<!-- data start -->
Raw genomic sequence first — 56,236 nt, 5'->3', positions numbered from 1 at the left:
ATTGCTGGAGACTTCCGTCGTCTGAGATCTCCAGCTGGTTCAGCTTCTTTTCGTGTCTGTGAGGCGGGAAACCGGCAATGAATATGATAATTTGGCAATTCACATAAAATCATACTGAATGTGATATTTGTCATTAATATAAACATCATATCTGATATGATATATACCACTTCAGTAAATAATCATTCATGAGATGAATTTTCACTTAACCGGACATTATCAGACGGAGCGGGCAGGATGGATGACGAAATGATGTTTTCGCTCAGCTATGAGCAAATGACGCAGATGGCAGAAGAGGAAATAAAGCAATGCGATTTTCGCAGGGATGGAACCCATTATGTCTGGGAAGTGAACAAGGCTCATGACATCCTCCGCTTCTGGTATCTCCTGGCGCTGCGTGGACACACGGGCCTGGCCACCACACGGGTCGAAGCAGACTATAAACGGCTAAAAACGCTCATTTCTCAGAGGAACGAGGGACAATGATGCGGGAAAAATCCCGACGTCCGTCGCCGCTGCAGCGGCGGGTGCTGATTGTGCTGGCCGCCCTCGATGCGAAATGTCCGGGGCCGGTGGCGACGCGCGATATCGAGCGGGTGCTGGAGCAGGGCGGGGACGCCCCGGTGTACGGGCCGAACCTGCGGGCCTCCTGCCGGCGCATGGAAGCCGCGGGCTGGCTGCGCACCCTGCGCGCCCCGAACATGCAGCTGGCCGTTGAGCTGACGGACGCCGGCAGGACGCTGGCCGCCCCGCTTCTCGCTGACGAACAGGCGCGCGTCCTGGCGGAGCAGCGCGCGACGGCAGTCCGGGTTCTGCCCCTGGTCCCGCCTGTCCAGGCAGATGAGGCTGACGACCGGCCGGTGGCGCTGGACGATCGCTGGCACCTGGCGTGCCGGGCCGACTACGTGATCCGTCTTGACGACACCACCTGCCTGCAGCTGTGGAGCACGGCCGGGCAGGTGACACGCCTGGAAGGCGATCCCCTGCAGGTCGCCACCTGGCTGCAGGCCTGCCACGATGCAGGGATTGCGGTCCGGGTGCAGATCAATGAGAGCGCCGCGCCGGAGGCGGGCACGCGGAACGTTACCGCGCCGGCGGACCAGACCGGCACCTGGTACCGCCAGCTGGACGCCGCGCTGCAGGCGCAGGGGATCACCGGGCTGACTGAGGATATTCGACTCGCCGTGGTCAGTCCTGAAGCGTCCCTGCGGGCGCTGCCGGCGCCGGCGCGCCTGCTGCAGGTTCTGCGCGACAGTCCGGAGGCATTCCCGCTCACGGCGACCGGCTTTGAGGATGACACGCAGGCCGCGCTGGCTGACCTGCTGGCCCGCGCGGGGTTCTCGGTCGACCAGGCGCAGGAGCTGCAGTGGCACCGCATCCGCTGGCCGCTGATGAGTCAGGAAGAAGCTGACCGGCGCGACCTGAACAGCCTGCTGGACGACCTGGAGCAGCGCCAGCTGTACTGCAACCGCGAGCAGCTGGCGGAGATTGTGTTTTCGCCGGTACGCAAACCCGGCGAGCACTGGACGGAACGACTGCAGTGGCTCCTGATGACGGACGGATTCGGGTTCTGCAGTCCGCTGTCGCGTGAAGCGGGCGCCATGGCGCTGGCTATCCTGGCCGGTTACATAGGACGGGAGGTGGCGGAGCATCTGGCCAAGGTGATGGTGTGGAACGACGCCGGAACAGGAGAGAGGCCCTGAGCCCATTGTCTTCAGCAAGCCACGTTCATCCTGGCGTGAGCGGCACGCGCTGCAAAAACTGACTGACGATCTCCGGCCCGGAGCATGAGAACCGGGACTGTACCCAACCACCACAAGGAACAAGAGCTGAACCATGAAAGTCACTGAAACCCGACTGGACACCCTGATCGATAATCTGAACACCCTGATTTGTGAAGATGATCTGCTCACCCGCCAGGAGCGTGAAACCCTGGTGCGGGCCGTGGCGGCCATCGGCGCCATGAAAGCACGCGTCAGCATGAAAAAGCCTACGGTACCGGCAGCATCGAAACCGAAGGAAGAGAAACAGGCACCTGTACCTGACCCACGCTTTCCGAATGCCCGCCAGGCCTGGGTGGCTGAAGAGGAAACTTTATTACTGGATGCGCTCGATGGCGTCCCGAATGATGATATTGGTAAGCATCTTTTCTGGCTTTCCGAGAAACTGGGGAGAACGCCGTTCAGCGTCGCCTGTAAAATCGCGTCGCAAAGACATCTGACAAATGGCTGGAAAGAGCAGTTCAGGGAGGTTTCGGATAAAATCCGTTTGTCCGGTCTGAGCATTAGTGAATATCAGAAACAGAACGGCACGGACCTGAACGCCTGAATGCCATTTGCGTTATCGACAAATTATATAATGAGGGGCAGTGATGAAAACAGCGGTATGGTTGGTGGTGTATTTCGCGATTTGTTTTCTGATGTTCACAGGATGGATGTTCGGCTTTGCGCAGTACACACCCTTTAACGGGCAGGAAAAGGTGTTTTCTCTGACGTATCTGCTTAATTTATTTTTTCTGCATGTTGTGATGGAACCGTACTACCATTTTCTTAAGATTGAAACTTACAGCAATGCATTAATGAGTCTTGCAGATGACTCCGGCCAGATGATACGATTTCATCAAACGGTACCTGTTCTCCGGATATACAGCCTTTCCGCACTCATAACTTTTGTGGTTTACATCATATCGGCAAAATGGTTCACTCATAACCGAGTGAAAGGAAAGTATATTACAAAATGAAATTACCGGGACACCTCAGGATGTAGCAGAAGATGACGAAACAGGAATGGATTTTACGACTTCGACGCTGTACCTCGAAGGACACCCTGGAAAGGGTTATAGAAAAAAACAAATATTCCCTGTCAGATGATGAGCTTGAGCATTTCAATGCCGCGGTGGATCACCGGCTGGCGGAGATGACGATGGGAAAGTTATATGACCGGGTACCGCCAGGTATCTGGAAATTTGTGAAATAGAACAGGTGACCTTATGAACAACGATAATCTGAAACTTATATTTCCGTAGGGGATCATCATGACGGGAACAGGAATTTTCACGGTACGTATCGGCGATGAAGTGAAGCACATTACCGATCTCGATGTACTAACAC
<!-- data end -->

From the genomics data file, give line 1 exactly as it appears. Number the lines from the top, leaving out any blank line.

Raw genomic sequence first — 56,236 nt, 5'->3', positions numbered from 1 at the left: